“Murder on Lenox Avenue” - Black Cinema Situation Adventure
released in 1941
running time 63 minutes
The Actors: Mamie Smith (Hattie), Alberta Perkins (Mercedes, pie seller), Alec Lovejoy (Flivver Johnson, bartender and pianist), Dene Larry (Ola Wilkins), Augustus Smith (Pa Wilkins), Ernie Ransom (Jim Bracton), Edna Mae Harris (Juditha, nightclub singer), Cristola Williams (Rosalia, Hattie's daughter), Sidney Easton (Speed Simmons, orchestra leader), Earl Sydnor (Gregory), Norman Astwood (Mr. Marshall, crooked Better Business League leader), Herman Green (Lomax, Marshall's henchman), George Williams (Montoute), Emily Santos (Emily, showgirl), Flo Lee (Flo, showgirl), Wahneta San (Whaneta, showgirl)
The Loves, Laughs, Life, and Death on Lenox Avenue
Our adventure takes place in and around an apartment building at 119 Lenox Avenue in Harlem. The tenants include a World War One veteran and his young daughter, an aspiring jazz bandleader, a bartender and pianist, three showgirls, a lady who sells pies on the street in front of the building, and a few more vibrant New Yorkers in 1941.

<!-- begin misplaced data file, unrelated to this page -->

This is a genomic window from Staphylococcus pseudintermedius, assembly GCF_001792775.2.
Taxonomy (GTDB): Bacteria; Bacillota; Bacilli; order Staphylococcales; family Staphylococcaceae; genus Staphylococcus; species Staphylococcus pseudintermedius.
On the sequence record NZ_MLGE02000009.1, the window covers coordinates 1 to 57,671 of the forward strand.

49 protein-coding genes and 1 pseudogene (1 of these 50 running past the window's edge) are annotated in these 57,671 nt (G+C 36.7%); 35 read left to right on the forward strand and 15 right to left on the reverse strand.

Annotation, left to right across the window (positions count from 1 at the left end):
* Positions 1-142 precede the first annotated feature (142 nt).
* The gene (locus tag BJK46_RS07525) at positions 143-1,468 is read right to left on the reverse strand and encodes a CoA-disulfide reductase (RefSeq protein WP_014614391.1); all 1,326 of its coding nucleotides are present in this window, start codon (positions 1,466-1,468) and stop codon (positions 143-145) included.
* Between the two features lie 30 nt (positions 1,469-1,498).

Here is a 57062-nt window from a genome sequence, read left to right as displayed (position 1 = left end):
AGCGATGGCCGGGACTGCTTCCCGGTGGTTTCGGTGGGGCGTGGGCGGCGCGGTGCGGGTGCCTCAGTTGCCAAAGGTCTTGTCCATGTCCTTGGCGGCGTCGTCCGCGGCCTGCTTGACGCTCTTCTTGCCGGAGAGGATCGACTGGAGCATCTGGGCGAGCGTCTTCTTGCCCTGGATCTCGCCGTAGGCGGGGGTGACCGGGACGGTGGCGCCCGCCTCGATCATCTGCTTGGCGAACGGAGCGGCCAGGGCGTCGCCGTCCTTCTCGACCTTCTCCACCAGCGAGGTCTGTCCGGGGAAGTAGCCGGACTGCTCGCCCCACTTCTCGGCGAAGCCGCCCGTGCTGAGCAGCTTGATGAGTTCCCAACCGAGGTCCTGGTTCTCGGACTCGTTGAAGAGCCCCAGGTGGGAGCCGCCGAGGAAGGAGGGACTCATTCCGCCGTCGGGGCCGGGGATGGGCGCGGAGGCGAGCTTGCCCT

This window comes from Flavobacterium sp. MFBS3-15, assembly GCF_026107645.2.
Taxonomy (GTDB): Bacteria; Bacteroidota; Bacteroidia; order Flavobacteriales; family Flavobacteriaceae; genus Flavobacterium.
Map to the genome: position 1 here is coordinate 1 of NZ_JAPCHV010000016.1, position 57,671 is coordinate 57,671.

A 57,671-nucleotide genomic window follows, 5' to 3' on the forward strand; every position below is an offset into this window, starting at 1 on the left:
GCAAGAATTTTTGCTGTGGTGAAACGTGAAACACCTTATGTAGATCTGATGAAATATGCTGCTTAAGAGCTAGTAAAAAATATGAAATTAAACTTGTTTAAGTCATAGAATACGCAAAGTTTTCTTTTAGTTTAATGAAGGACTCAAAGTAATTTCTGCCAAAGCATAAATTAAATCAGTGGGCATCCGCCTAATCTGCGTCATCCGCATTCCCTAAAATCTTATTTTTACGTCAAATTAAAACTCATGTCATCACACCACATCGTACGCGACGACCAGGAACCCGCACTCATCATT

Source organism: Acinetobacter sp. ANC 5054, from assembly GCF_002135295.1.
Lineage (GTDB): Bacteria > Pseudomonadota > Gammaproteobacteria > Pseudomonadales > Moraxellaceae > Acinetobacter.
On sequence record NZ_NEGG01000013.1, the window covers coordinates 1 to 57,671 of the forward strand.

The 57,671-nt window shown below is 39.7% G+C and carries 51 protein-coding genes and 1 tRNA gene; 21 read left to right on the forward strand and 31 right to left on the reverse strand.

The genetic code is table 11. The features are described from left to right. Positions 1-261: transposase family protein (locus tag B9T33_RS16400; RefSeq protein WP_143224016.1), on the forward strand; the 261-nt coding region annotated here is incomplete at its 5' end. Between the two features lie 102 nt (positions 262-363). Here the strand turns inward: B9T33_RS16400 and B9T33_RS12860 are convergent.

Mamie Smith, as Hattie, will sing at Pa Wilkin’s birthday party, where her pregnant daughter will discover that her baby’s father is going to marry someone else. Mamie Smith was a vaudeville jazz and blues singer who became the first African-American person to record and sell jazz and blues music records. In 1920 her record company was threatened with boycott and violence if they recorded a black singer, but they still produced and sold Mamie Smith’s songs, which became extremely popular, opening the door for black performers to make and sell records. By the time she appeared in this film, she was retired from singing, and would pass five years after appearing in this story.
Sidney Easton, who plays bandleader Speed Simmons, was born in Savannah, Georgia. After playing music for a circus, and later a minstrel show, he formed his own band, and began writing and performing his own music. Ethel Waters and Pearl Baily recorded some of his songs, and he performed and composed music for fifty years. Most of his personal papers, writings and manuscripts now reside in the Schomburg Center for Research in Black Culture in the New York Public Library.
Black cinema productions from the first years of motion pictures are very rare, and good quality surviving copies are even more rare, so this peek into Harlem apartment life in 1941 is a veritable historic treasure. Pop a big bowl of white kernel popcorn drizzled with plenty of warm melted butter and enjoy the show.
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